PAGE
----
Cigarette smoking is responsible for lung cancer and chronic obstructive pulmonary disease (COPD), the leading cause of death from cancer and the second-leading cause of death in the United States. In the United States, 46 million people smoke, with an equal number of former smokers. Moreover, 20–25% of current or former smokers will develop either disease, and smokers with one disease are at increased risk for developing the other. There are no tools for predicting risk of developing either disease; no accepted tools for early diagnosis of potentially curable lung cancer; and no tools for defining molecular pathways or molecular subtypes of these diseases, for predicting rate of progression, or for assessing response to therapy at a biochemical or molecular level. This review discusses current studies and the future potential of measuring global gene expression in epithelial cells that are in the airway field of injury and of using the genomic information derived to begin to answer some of the above questions.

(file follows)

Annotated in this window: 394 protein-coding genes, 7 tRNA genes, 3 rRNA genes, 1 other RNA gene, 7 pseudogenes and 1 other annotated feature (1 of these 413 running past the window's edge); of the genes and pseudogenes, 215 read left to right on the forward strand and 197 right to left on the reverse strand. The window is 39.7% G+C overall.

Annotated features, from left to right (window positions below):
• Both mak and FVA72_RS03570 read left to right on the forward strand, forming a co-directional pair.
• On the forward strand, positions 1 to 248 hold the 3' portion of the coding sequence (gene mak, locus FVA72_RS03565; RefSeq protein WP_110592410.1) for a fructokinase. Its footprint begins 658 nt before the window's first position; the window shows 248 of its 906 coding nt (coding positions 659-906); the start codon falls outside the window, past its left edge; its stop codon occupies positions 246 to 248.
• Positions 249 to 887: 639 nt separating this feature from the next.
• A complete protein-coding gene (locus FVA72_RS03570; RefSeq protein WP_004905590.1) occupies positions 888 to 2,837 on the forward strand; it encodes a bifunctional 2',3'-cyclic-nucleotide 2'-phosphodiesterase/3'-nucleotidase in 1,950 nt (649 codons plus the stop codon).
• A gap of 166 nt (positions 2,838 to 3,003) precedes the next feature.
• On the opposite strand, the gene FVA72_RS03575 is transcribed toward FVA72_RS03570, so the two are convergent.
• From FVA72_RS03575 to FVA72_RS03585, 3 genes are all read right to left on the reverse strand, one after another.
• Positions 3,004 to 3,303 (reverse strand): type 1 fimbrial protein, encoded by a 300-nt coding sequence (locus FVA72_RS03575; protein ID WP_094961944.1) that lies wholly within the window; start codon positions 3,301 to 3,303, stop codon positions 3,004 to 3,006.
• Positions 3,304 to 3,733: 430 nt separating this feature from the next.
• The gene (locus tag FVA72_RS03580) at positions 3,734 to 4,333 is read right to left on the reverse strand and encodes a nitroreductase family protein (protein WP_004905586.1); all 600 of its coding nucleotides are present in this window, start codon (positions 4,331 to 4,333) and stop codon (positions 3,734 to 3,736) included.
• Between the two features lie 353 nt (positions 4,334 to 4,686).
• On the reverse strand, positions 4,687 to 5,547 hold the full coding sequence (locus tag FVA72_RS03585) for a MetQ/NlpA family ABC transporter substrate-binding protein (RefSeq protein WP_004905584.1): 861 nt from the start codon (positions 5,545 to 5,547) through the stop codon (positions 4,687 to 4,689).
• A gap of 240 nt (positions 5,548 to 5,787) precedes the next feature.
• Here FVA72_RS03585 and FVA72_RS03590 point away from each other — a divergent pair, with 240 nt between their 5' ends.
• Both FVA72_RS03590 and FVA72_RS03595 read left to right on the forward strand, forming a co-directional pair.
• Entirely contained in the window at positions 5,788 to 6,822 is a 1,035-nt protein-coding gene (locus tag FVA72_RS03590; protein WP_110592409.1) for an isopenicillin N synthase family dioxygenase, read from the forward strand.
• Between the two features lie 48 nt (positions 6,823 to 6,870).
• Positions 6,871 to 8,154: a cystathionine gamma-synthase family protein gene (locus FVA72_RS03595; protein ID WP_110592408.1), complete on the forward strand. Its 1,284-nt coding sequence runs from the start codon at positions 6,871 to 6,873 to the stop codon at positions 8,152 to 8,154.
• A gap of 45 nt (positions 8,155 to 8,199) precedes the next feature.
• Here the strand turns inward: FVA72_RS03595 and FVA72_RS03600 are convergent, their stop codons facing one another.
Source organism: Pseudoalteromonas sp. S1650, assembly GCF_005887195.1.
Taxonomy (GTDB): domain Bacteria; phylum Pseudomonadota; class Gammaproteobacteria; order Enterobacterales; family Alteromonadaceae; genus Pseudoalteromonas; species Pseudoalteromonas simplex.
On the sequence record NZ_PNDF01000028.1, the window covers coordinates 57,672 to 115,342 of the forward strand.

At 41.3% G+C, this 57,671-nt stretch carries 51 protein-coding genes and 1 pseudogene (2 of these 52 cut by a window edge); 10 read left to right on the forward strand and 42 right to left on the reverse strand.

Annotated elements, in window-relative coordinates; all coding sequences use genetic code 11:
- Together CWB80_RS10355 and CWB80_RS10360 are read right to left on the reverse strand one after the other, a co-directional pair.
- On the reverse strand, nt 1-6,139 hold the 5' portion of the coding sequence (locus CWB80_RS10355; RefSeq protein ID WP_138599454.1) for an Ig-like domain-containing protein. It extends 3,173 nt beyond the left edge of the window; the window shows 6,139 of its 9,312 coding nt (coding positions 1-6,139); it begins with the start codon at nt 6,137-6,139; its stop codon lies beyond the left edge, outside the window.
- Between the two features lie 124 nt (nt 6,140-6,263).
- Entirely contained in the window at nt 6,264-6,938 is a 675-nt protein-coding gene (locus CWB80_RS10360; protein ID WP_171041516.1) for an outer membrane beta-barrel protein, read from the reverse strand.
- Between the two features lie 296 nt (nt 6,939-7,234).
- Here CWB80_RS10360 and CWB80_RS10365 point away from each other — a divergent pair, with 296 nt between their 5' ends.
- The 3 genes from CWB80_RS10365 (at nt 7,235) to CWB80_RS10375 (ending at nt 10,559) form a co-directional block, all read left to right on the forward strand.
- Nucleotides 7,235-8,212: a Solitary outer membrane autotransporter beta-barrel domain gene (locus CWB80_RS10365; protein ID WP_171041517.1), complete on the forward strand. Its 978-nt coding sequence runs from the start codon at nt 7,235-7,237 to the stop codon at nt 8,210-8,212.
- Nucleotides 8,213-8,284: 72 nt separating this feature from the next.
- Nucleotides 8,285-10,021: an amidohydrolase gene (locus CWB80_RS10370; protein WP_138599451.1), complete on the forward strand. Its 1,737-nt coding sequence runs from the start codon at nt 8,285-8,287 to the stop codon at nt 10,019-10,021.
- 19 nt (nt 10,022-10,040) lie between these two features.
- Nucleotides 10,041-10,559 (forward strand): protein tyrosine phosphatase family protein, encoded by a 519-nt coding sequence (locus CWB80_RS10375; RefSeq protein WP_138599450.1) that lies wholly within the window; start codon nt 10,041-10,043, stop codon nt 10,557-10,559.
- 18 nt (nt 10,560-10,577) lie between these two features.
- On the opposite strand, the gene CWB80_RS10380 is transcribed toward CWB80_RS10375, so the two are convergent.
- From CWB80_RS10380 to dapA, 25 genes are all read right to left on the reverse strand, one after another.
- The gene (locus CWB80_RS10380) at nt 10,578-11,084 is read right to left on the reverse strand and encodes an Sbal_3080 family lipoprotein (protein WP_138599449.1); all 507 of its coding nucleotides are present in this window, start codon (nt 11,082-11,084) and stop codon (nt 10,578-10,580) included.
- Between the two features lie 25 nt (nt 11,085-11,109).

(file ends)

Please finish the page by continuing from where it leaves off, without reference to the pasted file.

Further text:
Keyword(s): COPDfield of injurylung cancer

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  • Article Type: Review Article
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